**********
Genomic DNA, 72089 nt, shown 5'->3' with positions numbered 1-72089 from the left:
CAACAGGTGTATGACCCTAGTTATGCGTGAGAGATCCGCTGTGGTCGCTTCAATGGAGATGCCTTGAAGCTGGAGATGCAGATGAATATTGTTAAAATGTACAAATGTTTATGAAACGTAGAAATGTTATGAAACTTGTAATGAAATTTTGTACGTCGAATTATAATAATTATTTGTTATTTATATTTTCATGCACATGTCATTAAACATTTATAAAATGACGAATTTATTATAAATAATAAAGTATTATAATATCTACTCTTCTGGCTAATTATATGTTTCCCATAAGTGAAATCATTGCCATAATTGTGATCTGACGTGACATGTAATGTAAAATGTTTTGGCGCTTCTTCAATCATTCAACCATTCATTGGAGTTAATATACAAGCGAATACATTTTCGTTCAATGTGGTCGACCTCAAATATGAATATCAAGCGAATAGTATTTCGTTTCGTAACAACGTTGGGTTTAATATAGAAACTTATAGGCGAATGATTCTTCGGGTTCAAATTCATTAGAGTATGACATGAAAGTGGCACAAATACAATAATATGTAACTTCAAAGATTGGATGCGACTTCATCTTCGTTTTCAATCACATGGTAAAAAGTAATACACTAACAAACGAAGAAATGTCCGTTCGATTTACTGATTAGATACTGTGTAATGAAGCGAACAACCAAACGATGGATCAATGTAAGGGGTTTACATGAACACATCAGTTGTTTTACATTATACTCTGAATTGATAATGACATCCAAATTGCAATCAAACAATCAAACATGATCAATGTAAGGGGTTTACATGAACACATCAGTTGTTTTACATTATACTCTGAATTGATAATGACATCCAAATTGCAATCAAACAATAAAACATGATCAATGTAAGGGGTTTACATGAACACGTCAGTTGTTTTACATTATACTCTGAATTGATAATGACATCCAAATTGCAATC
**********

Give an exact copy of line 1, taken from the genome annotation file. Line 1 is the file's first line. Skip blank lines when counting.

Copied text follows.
Genomic DNA, 72089 nt, shown 5'->3' with positions numbered 1-72089 from the left: